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Yesha (Hebrew: "?) is a Hebrew acronym for "Judea, Samaria, Gaza" ( , "Yehuda Shomron 'Azza") - a geographical area, roughly corresponding to the West Bank and Gaza Strip combined. Yesha is one of a number of terms used to describe the areas of former Mandatory Palestine, occupied by Egypt and Jordan and later became a part of a military governorate.
The Israeli Military Governorate was established by Israel in the Israeli-occupied territories following the Six-Day War in June 1967, together with Sinai and Golan areas. In 1982, areas of Yesha were transferred from military occupation governance to Israeli Civil Administration under the Ministry of Defense, whereas East Jerusalem was unilaterally annexed to Israel; the same year Sinai was returned to Egypt, while Western Golan unilaterally annexed via the Golan Law. In 1994 and 1995, much of Yesha was transferred to autonomous rule of Palestinian Authority, under the Oslo Accords.
Israel disengaged from the Gaza Strip in 2005, thus emptying the political meaning of Yesha on behalf of Israel. Other acronyms used by Israelis for the West Bank portion are Shai (?"? Shomron VeYehuda - Samaria and Judea), and Ayosh ("? Ezor Yehuda VeShomron - Judea and Samaria Area).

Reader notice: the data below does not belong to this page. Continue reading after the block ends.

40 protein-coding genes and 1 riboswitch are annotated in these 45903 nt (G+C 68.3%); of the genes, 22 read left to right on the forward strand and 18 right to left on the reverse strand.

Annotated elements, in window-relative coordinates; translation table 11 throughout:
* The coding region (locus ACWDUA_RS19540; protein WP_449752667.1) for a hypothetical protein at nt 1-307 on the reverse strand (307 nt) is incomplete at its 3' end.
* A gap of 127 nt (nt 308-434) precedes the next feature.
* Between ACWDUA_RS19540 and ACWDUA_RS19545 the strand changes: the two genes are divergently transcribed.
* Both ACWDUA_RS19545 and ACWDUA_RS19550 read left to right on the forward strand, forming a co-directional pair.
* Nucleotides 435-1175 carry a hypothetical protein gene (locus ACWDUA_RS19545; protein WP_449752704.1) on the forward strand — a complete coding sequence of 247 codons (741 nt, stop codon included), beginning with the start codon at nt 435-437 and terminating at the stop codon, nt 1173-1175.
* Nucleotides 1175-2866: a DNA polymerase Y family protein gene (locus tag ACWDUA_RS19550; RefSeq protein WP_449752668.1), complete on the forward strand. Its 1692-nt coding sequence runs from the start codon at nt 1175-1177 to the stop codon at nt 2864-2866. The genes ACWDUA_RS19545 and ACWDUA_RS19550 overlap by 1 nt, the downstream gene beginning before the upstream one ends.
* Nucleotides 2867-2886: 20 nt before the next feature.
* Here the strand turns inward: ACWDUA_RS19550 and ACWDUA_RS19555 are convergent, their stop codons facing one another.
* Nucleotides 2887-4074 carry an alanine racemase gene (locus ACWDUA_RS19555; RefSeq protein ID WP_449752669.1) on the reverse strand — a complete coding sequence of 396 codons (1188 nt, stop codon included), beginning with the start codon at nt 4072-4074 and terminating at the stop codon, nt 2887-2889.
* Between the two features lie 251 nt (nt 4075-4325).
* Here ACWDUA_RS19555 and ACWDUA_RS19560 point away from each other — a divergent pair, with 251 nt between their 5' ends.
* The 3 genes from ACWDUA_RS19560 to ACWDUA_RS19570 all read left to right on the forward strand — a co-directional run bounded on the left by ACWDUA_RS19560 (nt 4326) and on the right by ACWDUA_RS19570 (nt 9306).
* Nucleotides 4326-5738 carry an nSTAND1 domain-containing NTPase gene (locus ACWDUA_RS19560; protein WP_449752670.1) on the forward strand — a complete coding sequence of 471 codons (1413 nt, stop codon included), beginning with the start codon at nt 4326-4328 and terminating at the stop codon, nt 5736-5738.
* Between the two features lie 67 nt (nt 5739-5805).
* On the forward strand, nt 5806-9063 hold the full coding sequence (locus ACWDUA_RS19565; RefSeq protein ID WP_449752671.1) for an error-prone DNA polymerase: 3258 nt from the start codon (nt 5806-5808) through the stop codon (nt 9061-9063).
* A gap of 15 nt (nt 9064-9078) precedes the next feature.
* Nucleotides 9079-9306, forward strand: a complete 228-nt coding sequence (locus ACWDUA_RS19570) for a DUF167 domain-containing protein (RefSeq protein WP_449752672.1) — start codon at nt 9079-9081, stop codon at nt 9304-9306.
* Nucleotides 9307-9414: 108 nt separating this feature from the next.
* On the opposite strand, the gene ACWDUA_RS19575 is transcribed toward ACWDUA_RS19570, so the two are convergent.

The Yesha Council is the umbrella organization of the various municipal councils (local, regional, and cities) which represent Jews in the area. The Judea and Samaria Area administrative division was established to govern Israeli communities within the boundaries of Yesha (in area C of the West Bank).
Aside from being an acronym, "yesha" () is also the Hebrew word for salvation. As such, it has been used as place name for a moshav in Israel, Yesha, and also features in the biblical name Yeshayahu (Isaiah). In addition, neither of these uses is to be confused with Yeshua or Yeshu.